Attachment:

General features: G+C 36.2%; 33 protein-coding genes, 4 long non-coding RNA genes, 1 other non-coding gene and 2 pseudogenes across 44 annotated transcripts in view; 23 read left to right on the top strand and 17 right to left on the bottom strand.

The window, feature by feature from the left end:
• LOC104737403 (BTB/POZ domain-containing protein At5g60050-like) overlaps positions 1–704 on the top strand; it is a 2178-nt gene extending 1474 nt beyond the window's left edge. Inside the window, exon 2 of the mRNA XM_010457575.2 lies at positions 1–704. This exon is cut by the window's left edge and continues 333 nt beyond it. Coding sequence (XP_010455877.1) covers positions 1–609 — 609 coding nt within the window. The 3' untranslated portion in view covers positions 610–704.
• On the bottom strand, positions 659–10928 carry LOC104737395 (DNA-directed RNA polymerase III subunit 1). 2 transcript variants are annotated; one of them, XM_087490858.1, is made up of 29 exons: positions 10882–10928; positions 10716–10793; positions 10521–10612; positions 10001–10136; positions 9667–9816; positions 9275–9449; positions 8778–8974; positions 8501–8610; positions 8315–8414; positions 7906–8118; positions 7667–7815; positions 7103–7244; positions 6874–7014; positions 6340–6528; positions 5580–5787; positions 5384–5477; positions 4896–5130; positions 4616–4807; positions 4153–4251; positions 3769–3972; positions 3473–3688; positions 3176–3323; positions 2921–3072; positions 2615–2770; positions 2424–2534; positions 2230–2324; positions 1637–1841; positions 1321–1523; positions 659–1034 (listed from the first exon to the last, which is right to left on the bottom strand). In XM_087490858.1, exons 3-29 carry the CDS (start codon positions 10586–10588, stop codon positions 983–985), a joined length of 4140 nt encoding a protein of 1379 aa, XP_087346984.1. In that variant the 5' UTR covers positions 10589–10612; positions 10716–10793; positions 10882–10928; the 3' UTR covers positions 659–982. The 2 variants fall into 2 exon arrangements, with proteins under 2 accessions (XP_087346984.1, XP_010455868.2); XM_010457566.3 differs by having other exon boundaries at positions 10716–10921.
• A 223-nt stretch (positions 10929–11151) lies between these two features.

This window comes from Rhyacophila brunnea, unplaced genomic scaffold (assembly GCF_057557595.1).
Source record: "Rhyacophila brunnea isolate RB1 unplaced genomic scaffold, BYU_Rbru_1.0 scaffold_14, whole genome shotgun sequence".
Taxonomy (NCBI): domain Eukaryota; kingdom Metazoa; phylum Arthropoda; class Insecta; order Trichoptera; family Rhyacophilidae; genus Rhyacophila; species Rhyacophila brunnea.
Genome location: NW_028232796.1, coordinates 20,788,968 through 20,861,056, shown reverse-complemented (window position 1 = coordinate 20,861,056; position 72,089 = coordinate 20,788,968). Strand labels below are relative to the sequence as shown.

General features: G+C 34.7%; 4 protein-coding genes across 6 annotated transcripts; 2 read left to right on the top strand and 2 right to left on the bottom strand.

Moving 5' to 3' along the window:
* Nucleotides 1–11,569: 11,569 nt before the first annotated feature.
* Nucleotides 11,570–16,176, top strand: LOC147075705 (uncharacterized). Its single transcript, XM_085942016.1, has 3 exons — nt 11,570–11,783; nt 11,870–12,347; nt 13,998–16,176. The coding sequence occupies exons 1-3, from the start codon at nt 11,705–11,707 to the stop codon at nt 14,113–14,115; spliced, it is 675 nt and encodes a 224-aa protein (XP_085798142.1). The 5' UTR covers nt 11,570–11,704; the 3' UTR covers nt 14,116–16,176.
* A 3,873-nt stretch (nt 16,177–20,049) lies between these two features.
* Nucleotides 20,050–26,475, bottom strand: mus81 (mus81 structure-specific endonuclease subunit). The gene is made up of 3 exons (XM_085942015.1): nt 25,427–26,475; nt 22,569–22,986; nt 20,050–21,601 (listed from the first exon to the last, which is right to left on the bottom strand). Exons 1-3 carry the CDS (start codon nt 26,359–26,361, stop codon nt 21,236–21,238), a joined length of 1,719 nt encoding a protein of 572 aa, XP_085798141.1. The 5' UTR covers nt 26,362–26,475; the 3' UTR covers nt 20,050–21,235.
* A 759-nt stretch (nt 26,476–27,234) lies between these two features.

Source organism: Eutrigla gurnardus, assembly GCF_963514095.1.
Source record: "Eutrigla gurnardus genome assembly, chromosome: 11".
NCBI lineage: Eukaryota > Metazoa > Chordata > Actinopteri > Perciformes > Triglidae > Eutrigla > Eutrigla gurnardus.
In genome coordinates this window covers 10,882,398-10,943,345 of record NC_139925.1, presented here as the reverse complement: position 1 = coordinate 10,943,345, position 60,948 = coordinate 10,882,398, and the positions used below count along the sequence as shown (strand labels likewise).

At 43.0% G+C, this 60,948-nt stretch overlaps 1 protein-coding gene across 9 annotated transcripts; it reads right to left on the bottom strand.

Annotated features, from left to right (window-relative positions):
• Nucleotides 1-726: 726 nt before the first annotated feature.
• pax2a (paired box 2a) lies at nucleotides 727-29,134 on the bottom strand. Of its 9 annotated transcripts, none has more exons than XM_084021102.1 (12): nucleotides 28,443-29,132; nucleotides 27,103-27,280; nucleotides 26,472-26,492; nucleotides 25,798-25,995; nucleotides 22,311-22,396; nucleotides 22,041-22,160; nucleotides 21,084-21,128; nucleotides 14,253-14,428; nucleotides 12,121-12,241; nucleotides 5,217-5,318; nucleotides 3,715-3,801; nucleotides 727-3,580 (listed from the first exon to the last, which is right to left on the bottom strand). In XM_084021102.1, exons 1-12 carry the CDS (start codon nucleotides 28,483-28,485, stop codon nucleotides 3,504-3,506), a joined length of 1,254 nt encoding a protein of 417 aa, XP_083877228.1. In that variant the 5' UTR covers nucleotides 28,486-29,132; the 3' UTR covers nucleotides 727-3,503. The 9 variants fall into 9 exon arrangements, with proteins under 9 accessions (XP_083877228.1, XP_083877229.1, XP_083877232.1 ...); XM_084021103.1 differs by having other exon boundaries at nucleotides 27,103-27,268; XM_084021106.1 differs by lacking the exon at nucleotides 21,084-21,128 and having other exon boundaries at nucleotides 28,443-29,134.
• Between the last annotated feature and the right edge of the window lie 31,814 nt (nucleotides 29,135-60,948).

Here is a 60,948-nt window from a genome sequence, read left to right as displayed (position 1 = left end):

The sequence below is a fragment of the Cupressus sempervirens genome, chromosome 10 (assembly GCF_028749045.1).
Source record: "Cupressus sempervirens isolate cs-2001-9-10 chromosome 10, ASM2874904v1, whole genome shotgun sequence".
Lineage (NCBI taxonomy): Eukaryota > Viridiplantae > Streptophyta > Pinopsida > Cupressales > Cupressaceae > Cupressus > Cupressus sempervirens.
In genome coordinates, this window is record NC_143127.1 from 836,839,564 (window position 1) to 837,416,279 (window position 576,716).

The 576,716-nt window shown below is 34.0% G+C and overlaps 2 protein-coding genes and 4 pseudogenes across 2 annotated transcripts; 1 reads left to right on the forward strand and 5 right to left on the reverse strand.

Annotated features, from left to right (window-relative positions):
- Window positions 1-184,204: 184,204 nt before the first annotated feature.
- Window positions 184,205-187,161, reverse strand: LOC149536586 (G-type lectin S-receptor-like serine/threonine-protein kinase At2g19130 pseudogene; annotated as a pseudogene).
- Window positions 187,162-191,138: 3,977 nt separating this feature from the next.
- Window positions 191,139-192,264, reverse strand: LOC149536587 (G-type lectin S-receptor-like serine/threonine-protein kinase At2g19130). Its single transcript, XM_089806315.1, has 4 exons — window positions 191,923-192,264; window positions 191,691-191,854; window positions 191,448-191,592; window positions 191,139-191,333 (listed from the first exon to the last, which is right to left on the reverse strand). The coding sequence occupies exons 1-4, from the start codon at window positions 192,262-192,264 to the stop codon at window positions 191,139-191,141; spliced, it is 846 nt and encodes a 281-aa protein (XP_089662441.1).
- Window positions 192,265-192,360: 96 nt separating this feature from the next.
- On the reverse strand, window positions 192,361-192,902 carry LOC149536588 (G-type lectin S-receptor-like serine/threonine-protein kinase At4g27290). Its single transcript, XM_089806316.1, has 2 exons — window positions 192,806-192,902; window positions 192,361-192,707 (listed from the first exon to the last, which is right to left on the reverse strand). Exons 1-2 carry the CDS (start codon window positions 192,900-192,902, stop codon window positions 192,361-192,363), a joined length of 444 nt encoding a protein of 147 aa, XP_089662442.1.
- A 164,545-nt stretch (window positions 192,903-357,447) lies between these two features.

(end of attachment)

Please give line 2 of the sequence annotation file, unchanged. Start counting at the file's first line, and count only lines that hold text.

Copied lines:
The window, feature by feature from the left end: